Ellis v. Kaiser Permanente et al

Filing 69

ORDER Denying 53 Motion for Summary Judgment and to add additional defendants are denied. Signed by Judge Larry Alan Burns on 6/2/2017. (All non-registered users served via U.S. Mail Service)(rlu)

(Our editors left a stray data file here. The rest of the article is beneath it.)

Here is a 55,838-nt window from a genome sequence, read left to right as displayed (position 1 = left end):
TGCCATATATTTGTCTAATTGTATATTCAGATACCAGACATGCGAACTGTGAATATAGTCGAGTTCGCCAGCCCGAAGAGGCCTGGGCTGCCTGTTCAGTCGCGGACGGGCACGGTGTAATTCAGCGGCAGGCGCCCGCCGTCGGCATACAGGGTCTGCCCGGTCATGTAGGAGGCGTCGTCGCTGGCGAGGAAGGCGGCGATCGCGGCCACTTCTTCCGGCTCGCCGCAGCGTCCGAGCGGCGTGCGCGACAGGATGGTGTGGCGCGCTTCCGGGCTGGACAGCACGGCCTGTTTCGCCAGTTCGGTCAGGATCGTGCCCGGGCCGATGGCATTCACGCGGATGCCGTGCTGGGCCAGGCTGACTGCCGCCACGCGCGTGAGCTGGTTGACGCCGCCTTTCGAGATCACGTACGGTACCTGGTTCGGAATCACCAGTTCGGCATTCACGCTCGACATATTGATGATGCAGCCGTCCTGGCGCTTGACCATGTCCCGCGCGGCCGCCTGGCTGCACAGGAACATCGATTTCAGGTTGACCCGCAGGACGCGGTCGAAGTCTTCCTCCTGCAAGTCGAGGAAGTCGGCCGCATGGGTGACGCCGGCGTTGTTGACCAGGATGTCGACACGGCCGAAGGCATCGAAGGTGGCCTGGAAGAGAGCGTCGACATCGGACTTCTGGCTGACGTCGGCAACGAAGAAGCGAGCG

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1 2 3 4 5 6 7 8 9 UNITED STATES DISTRICT COURT 10 SOUTHERN DISTRICT OF CALIFORNIA 11 12 SHA’LENA ELLIZABETHANN ELLIS, 13 CASE NO. 16cv195-LAB (KSC) Plaintiff, vs. 14 15 ORDER DENYING MOTION FOR SUMMARY JUDGMENT KAISER PERMANENTE, et al., 16 Defendants. Pro se litigant Sha'lena Ellis sued Southern California Permanente Medical Group and 17 her three supervisors (“Kaiser”) for, among other things, discrimination, retaliation, and 18 wrongful termination when Kaiser fired her after ten years of employment. Kaiser says it fired 19 Ellis because of her “chronic tardiness and a spate of errors in administering patient 20 vaccines and submitting laboratory samples.” Ellis says Kaiser retaliated against her 21 because she’s black, disabled, and was pregnant. Ellis moved for summary judgment on her 22 14 claims under 42 U.S.C. §§ 1981 and 1983, Title VII, and the ADA. 23 I. 24 Summary judgment is appropriate where the moving party demonstrates that “there 25 is no genuine dispute as to any material fact and the movant is entitled to judgment as a 26 matter of law.” Fed. R. Civ. P. 56(a). Ellis hasn’t offered any argument, authority, or 27 evidence that shows her claims are undisputed. The motion for summary judgment is 28 denied. Summary Judgment -1- 16cv195 1 II. 2 Last year, the Court granted Ellis’s motion for leave to proceed in forma pauperis. 3 28 U.S.C. § 1915. The statute requires the Court to “dismiss the case at any time” if the 4 action “fails to state a claim on which relief may be granted.” And the Court “may dismiss a 5 claim sua sponte” when the party “cannot possibly win relief.” Omar v. Sea-Land Serv., Inc., 6 813 F.2d 986, 991 (9th Cir. 1987). Some of Ellis’s claims fall into this category. 7 Dismissal A. The § 1983 Claims 8 The Court dismisses all of Ellis’s § 1983 claims because Kaiser is a private 9 employer—none of the defendants were acting “under color of state law” or engaged in state 10 action. Rendell-Baker v. Kohn, 457 U.S. 830, 838 (1982); Tate v. Kaiser Found. Hosps., 11 2014 WL 176625, at *4 (C.D. Cal. Jan. 15, 2014) (granting summary judgment on § 1983 12 claims because Kaiser not a state actor). The Court dismisses claims 1–3 and 11–14 with 13 prejudice. 14 B. The Title VII and ADA claims 15 Ellis has no claims against her supervisors in their individual capacity under Title VII 16 or the ADA. Walsh v. Nevada Dep't of Human Res., 471 F.3d 1033, 1038 (9th Cir. 2006). But 17 Ellis can sue her supervisors in their official capacity as agents of Kaiser. Miller v. Maxwell's 18 Int'l Inc., 991 F.2d 583, 587 (9th Cir. 1993); Gary v. Long, 59 F.3d 1391, 1399 (D.C. Cir. 19 1995) (“a supervisory employee may be joined as a party defendant in a Title VII action” but 20 is “viewed as being sued in his capacity as the agent of the employer, who is alone liable”). 21 Since Ellis is a pro se litigant, and Kaiser hasn’t moved to dismiss, the Court charitably 22 interprets her complaint as suing her supervisors in their official capacity as representatives 23 of Kaiser and refrains from dismissing those claims at this time. 24 *** 25 In sum, the only causes of action remaining are claims 4–10 under § 1981, Title VII, 26 and the ADA. 27 /// 28 /// -2- 16cv195 1 III. The Motion to Add Defendants 2 Ellis also seeks to add another five defendants in their official capacity to the action. 3 Courts should freely give leave to amend. Fed. R. Civ. P. 15. But the Court needs more than 4 a list of five names. 5 If Ellis wants to file a second amended complaint that adds these parties, she needs 6 to file a new motion for leave to amend that complies with Local Civil Rule 15.1. At a 7 minimum, that means filing two versions of a proposed amended complaint: one version 8 that’s redlined to show the proposed changes; and, a second, clean version that Ellis wants 9 to become the new, operative complaint. The changes must address who each defendant 10 is, what they did, and why Ellis thinks she has a cause of action against them. 11 Before filing any new motion, Ellis should first do her best to research whether or not 12 the law allows her to state a valid claim against these proposed new defendants. The Court 13 also reminds Ellis that she needs to read and comply with the Federal Rules of Civil 14 Procedure, the Local Rules, and the Court’s Standing Order before filing future motions. 15 III. 16 To be clear: the Court isn’t saying that Ellis doesn’t have a case. The Court is troubled 17 by Ellis’s accusations that her supervisor interfered with Ellis’s pay while on maternity leave 18 whereas other “white nurse[s] had the comfort of paid leave.” As well as Ellis’s allegations 19 that white colleagues were given “verbal warnings for the same mislabeling specimen type 20 incidents” that Kaiser fired Ellis for. And the Court recognizes that Ellis’s struggles to battle 21 cancer, treat her heart arrhythmia, and overcome a miscarriage impacted her attendance at 22 work. But at this stage, Ellis’s accusations are still in dispute. Her motions for summary 23 judgment and to add additional defendants are denied. 24 25 Conclusion IT IS SO ORDERED. DATED: June 2, 2017 26 27 HONORABLE LARRY ALAN BURNS United States District Judge 28 -3- 16cv195

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